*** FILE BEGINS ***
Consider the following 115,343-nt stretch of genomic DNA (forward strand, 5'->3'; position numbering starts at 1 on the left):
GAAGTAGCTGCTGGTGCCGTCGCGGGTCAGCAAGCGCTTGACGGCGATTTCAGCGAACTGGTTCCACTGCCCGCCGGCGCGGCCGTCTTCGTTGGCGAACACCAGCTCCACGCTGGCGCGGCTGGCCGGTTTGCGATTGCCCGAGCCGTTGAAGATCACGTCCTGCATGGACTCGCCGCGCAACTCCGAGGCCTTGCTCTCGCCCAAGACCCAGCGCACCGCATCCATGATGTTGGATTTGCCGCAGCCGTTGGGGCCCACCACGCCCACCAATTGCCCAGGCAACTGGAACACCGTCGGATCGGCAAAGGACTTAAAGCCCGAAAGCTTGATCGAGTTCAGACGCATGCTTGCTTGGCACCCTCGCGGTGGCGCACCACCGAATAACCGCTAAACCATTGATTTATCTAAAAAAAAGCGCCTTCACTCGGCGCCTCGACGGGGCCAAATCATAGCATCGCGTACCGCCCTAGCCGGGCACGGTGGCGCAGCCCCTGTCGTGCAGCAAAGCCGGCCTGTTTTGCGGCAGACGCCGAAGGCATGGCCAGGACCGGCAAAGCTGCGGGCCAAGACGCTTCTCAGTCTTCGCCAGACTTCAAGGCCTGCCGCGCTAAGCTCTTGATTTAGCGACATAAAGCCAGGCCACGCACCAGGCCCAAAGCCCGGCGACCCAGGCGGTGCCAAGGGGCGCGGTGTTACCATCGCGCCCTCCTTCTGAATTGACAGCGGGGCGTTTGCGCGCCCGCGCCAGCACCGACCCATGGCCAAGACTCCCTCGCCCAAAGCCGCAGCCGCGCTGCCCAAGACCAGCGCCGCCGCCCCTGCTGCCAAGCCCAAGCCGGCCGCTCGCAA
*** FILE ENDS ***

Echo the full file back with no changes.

Consider the following 115,343-nt stretch of genomic DNA (forward strand, 5'->3'; position numbering starts at 1 on the left):
GAAGTAGCTGCTGGTGCCGTCGCGGGTCAGCAAGCGCTTGACGGCGATTTCAGCGAACTGGTTCCACTGCCCGCCGGCGCGGCCGTCTTCGTTGGCGAACACCAGCTCCACGCTGGCGCGGCTGGCCGGTTTGCGATTGCCCGAGCCGTTGAAGATCACGTCCTGCATGGACTCGCCGCGCAACTCCGAGGCCTTGCTCTCGCCCAAGACCCAGCGCACCGCATCCATGATGTTGGATTTGCCGCAGCCGTTGGGGCCCACCACGCCCACCAATTGCCCAGGCAACTGGAACACCGTCGGATCGGCAAAGGACTTAAAGCCCGAAAGCTTGATCGAGTTCAGACGCATGCTTGCTTGGCACCCTCGCGGTGGCGCACCACCGAATAACCGCTAAACCATTGATTTATCTAAAAAAAAGCGCCTTCACTCGGCGCCTCGACGGGGCCAAATCATAGCATCGCGTACCGCCCTAGCCGGGCACGGTGGCGCAGCCCCTGTCGTGCAGCAAAGCCGGCCTGTTTTGCGGCAGACGCCGAAGGCATGGCCAGGACCGGCAAAGCTGCGGGCCAAGACGCTTCTCAGTCTTCGCCAGACTTCAAGGCCTGCCGCGCTAAGCTCTTGATTTAGCGACATAAAGCCAGGCCACGCACCAGGCCCAAAGCCCGGCGACCCAGGCGGTGCCAAGGGGCGCGGTGTTACCATCGCGCCCTCCTTCTGAATTGACAGCGGGGCGTTTGCGCGCCCGCGCCAGCACCGACCCATGGCCAAGACTCCCTCGCCCAAAGCCGCAGCCGCGCTGCCCAAGACCAGCGCCGCCGCCCCTGCTGCCAAGCCCAAGCCGGCCGCTCGCAA